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Pawel Brodzinski on Software Project Management

The Purpose of Retrospectives

The Purpose of Retrospectives post image

Those of you who read Software Project Management regularly know for sure that I have sort of experimentation attitude. I like to try different things, see how they work and, if they sort of do, share my experience here with you. I’m particularly happy with a bunch of such concepts, one of them being ad-hoc retrospectives.

This story is more than a year old, but recently Bernd and Ilja from it-agile reminded me about it with their comments under the post.

A short version of the idea is that, instead of doing regular retrospectives bi-weekly, monthly, or whatever your cadence for retrospective is, you do a very short and focused ad-hoc discussion on a single problem raised by any team member. The outcome should be similar to what you get from a regular retro – an action point, or a bunch of them, aimed at solving the issue. In my case the whole mechanism proved to work very effectively. If this teaser sounds interesting I strongly encourage you to read the full story.

Both Bernt and Ilja pointed that I shouldn’t call it a retro. As Ilja puts it:

Retrospectives are more than just meetings where you solve problems you are already aware of, anyway.

Well, I guess we are in full agreement on this one. The only difference is I actually believe that even with ad-hoc retrospectives we are (usually) solving problems that we aren’t yet aware of. At least we aren’t when we launch the retro. Pretty often we start with just a symptom. Someone spots something that they think is worth discussing. So here we are – at ad-hoc retro.

First, we don’t have to agree that this is a real problem and often, initially, we don’t. Thus a discussion. Even though we actually are focused on this single starting point, we dig deeper trying to find some common denominator for our views.

Second, as I’ve already told you, we usually start with just a symptom. Quite often we are yet to discover, and address, a root problem.

Finally, we try to come up with some action points to fix a root cause we agree on.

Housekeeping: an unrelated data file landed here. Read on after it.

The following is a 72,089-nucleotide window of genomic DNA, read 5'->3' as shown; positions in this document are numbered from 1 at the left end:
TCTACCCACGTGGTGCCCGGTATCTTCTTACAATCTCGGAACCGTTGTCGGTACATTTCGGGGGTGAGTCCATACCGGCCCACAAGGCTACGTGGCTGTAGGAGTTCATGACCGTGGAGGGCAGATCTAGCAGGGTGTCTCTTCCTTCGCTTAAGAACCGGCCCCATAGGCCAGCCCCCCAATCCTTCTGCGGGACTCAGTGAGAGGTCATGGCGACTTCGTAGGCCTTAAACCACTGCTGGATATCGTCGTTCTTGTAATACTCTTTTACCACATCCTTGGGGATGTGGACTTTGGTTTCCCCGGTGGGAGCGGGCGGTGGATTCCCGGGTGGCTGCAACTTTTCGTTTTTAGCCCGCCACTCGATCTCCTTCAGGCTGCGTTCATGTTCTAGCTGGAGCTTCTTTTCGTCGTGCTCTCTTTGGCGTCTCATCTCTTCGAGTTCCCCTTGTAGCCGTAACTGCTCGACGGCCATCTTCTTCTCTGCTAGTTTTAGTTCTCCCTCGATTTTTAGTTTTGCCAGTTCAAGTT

Now, I happen to facilitate a bunch of regular retros recently and all of them seem to follow similar pattern, no matter the team or the organization. We start with a handful of things we like or don’t like, try to cluster them somehow, look for root causes and address them. However, it all starts with observations people make.

It’s not some kind of magic that tells us what we are doing wrong. It’s not an outsider who comes and blesses us with an epiphany. It’s not a scientific process which makes us come up with the right solution. It’s the team that finds it out by themselves.

In both cases: regular and ad-hoc retros the outcome is similar, the process is similar and even the same people do the job. The main difference is granularity. While during a regular retro we try to cover things which happened during a specific time-box, on ad-hoc retrospective we start with just a single idea. An idea we would write down on the on a sticky note at the very beginning of the next regular retro anyway. In other words we would bring it up as well, no matter the process.

I just wanted to add that another difference is, that during typical retros, not every problem is acted on. We usually try to focus just on a bunch of most important things at the moment. However, on a second thought it works the same with ad-hoc retrospectives. Sometimes after a brief discussion we just decide to leave a thing alone for the time being. We either don’t share views of a person who proposed the issue or don’t see any action points that we could agree on or whatever else. So similarly to regular retrospectives the outcome can be “do nothing” too.